Monday, June 10, 2019

"Vengeance!" Cries The Valkyrie!


After reviewing the tragic saga of Barbara Norris, whose "as a lark" involvement with a cult of the Undying Ones led to imprisonment, surrender, madness, and suppression before finally finding peace, the resolution of Barbara's story has led us to the rebirth of Brunnhilde*, the Valkyrie, and awakened a thirst for vengeance against the sorceress who was responsible for holding her captive and using her as a pawn in her schemes. And now, in the company of the Defenders and restored at long last to her true body, the Valkyrie locks eyes with the Enchantress and issues a challenge for which she will brook no refusal.



*Up until now, writer J.M. DeMatteis has been spelling the Valkyrie's name as "Brunnhilde"--though with co-plotter Mark Gruenwald** coming aboard this issue and doing some of the scripting, the spelling now shifts to "Brunnhilda" for whatever reason. In point of fact, the spelling of the Valkyrie's name has been sundry, depending on the source material (e.g., Brynhildr, Brunhild, Brunhilde, Brünhild, and heaven knows how many other variations are included in accounts); but since a majority of Marvel forums list it as "Brunnhilde," that spelling will be used here for the sake of consistency.

**I wasn't aware of Gruenwald's scripting assist at the time, but while re-reading this story for the PPC I found myself thinking, "Gee, DeMatteis is sounding a lot like Mark Gruenwald in places"--i.e., more verbose, explanatory dialog than DeMatteis would typically offer. Needless to say that spotting Mr. Gruenwald's name in the scripting credits produced a slow nod of acknowledgment.

Given the extent of her power and that she's more than proven her resourcefulness in past battles, it might be fair to presume that the Enchantress holds the edge here; as long as she doesn't allow the Valkyrie to close with her, her spells allow her to strike from a distance and either contain or affect the Valkyrie in any number of ways. How would you like noodles for arms, Brunnhilde? What about temporary blindness? Your sword turning against you? Just the tip of the iceberg of options available to the Enchantress, any one of which would prove to be sufficient distraction (or worse) that would render her foe helpless to evade the killing stroke.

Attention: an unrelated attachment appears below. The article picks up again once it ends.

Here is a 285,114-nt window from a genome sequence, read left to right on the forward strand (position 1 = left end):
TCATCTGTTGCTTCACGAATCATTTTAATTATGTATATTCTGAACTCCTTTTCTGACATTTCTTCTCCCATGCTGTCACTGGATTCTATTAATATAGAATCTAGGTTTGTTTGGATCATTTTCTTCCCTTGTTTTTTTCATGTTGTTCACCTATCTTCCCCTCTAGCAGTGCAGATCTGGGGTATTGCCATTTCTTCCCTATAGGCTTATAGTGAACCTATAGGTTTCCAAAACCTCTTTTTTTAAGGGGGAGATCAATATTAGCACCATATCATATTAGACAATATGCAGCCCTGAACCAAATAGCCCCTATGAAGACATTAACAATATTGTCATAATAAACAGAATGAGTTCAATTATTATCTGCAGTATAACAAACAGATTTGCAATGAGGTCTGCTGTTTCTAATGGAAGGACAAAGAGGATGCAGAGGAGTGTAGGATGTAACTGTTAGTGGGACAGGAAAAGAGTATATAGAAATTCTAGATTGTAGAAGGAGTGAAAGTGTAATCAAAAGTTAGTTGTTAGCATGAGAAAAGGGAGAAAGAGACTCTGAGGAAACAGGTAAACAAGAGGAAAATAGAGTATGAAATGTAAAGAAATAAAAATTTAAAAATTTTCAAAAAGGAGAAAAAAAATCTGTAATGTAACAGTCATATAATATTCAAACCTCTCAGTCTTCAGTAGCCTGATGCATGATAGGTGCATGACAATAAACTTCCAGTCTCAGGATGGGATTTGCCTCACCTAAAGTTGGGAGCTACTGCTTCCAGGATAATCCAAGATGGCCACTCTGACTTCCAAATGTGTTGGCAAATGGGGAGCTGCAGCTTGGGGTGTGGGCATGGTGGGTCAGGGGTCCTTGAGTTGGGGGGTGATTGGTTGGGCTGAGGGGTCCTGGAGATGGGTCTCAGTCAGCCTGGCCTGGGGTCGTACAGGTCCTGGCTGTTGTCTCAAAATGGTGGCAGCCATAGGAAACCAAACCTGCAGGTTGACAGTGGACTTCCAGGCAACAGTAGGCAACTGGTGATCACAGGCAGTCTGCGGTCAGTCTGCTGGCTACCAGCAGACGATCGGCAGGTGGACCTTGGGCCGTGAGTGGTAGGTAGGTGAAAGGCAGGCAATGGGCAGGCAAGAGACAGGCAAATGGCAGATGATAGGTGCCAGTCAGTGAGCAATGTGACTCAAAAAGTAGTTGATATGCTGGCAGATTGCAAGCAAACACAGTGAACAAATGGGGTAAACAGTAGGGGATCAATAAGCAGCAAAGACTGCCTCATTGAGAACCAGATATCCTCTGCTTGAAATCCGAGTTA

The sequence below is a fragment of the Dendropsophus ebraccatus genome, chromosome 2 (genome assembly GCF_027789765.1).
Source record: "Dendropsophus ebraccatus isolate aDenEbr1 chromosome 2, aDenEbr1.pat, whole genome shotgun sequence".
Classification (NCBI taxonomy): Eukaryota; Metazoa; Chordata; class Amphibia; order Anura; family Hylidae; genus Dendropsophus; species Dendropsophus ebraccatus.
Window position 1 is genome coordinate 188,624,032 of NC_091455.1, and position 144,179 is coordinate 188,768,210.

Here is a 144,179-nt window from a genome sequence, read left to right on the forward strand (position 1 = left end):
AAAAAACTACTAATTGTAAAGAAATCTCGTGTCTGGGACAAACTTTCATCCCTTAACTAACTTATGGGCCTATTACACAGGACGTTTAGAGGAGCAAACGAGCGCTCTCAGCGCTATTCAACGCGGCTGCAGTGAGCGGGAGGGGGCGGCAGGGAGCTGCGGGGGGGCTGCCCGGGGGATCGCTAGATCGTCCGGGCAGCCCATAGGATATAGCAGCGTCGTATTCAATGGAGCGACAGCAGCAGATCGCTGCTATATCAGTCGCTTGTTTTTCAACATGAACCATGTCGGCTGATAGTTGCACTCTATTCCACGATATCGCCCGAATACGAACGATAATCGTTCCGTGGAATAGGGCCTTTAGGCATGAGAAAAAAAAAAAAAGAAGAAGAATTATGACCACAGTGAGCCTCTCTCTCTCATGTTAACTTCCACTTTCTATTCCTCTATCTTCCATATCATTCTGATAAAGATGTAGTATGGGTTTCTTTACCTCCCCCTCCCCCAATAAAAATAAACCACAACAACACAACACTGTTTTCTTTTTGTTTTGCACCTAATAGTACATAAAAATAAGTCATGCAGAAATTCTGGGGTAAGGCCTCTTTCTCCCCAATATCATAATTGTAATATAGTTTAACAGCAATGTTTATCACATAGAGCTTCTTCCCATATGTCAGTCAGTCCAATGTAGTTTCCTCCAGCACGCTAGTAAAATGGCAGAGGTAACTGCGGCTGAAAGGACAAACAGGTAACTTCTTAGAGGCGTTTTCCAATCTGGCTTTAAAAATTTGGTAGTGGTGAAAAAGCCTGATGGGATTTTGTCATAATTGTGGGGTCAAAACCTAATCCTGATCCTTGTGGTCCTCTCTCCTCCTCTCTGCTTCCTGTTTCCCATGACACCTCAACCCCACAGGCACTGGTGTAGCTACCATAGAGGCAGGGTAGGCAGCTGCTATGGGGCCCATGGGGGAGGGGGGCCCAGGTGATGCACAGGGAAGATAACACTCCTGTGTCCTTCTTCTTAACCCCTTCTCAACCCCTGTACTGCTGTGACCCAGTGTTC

But try telling that to the Valkyrie in her current mood.





With Dr. Strange and the others devoting their efforts to occupying the harpies that were guarding the formerly prone body of the Valkyrie, so that they don't rush to the aid of the Enchantress, Brunnhilde has a fair shot at delivering her promised vengeance against her former "jailer." And as far as the distance advantage that the Enchantress enjoys, that gap may be closing sooner than the sorceress believes.



With the Valkyrie disarmed, the Enchantress has the opening she had been waiting for to attack offensively and more directly. The Valkyrie is able to move quickly enough to offset that advantage--but when the Enchantress finds herself suddenly seized by the woman who has sworn her death, she makes a desperate, defensive counter-gesture--and the tide suddenly turns in her favor.



Meanwhile, at least a part of the battle against the Enchantress is won by the other Defenders, who discover that the sorceress's penchant for changing the form of others and conscripting them to do her will isn't limited to the Valkyrie.




As for the principal opponents in this conflict, the Valkyrie's glance catches an object that could not only allow her to prevail, but also to provide her vengeance against the Enchantress with a touch of poetic justice.